31 January 2015

Facebook Malware Porn Links Infect 110k Users in 2 Days

Trojans(malware) are making rounds on Facebook by posting fake malicious porn video links on the victim's profile.

A Rule of thumb: Do not click PORN Links on Facebook, unless you know what you are doing. But being extremely aware and alert can save yourself from being the source porn sharer on Facebook.

In a Treatpost blog, the trojan was reportedly infecting 110,000 Facebook users just within two days.
Fake Facebook porn links malware
Sample of fake flash update: Image: TweakTown

How this malware works?

When the user clicks the video link(disguised as a Flash player update), which makes the users think it is safe since he/she might be familiar with the update. Out of curiosity and in order to watch the video, the users must need to download and run for a flash player update, it turns out that it will download a certain Trojan directly to your system, allowing a hacker to control your PC. This malware spreads itself by posting porn video links from the account of the previously infected users.

Of course, once it is already run onto your system, the malware start linking multiple similar links to your wall and tagging 20 friends on each post.

When a user opens the link contained in the post, the video begins to play, but it will stop and ask the viewer to install a fake Flash player update containing Trojan downloader with the actual malware.

In other report, Facebook have released an official statement on the matter, saying:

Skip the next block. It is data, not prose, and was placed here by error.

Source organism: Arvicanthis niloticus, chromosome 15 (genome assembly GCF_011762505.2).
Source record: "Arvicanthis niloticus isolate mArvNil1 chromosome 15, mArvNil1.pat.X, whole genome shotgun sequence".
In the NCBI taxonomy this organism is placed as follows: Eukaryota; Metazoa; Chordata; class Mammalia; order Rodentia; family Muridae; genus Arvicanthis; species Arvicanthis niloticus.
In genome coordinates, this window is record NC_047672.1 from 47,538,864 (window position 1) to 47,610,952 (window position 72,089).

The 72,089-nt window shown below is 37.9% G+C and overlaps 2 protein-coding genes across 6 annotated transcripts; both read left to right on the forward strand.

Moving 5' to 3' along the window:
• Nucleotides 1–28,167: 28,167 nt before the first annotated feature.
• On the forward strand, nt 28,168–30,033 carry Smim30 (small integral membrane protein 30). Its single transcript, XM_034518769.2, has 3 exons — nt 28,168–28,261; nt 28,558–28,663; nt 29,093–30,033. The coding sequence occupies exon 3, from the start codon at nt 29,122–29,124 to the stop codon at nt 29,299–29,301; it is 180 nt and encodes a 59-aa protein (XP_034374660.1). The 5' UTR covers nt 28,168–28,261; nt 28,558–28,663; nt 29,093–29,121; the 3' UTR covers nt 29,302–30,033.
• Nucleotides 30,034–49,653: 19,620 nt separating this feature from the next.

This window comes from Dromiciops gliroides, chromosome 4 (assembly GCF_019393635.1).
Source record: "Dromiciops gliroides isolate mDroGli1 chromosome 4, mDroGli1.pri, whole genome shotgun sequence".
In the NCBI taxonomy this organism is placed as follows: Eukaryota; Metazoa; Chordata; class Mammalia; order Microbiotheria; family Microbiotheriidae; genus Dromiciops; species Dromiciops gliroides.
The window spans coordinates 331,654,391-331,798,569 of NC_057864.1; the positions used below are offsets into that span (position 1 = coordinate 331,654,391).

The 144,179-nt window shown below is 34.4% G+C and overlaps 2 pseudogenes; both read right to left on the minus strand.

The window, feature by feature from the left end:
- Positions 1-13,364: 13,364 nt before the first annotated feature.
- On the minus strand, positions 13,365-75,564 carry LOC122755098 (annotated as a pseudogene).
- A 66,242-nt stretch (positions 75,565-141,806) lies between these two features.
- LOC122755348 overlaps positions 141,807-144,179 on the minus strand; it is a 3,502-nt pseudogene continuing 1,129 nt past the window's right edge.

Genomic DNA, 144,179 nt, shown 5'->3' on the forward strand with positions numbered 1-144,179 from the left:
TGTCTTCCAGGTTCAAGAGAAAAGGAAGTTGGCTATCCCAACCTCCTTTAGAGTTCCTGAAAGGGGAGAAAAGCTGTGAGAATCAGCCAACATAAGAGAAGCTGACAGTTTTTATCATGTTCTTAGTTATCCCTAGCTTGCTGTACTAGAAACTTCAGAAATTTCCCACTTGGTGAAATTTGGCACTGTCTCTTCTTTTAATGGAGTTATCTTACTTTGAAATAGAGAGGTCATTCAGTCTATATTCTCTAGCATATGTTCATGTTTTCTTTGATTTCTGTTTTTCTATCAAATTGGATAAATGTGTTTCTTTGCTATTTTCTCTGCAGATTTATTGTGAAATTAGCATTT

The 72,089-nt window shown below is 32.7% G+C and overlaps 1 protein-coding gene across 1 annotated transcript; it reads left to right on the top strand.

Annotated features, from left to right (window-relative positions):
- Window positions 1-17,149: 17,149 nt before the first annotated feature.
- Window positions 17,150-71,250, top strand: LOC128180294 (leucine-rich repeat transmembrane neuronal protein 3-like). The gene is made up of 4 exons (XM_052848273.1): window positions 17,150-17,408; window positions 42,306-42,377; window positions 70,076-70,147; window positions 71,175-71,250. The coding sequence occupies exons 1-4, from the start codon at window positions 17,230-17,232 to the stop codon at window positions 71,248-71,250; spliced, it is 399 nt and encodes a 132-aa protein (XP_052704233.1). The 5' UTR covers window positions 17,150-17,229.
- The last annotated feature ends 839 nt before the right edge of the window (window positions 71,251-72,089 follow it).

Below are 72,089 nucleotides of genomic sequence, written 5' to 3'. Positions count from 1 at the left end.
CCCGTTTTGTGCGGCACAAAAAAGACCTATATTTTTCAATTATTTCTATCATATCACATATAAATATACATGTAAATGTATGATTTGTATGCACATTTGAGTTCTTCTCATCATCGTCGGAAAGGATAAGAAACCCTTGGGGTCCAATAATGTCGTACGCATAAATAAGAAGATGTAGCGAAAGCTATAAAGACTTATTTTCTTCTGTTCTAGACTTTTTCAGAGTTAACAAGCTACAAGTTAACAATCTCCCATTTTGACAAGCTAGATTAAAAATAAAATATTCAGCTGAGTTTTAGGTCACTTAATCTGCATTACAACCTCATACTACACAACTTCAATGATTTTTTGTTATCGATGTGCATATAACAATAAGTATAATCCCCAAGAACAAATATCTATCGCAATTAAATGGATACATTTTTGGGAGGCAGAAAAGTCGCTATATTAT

We use a number of automated systems to identify potentially harmful links and stop them from spreading. In this case, we’re aware of these malware varieties, which are typically hosted as browser extensions and distributed using links on social media sites. We are blocking links to these scams, offering cleanup options, and pursuing additional measures to ensure that people continue to have a safe experience on Facebook
Some precaution that Facebook implements is the "blocking links to these scams, offering cleanup options, and pursuing additional measures to ensure that people continue to have a safe experience on Facebook."

An initial investigation posted on the Full Disclosure mailing list by security researcher Mohammad Faghani revealed that the malware can manipulate keystrokes and mouse movement. One indicator of compromise is the presence of Chrome.exe in the Windows processes.

This one uses a technique that Faghani is calling “Magnet.” By creating malicious posts and tagging multiple users, the content is then visible to not only those that are tagged but also by there friends as well. This, Faghani says, allows the malware to spread more rapidly.

Again, as Rule of thumb, Do not CLICK any PORN LINKS

If you want your Facebook account be secure and not source of posting porn links: Do yourself a favor and never click unknown video links on Facebook.

References: [1] [2]


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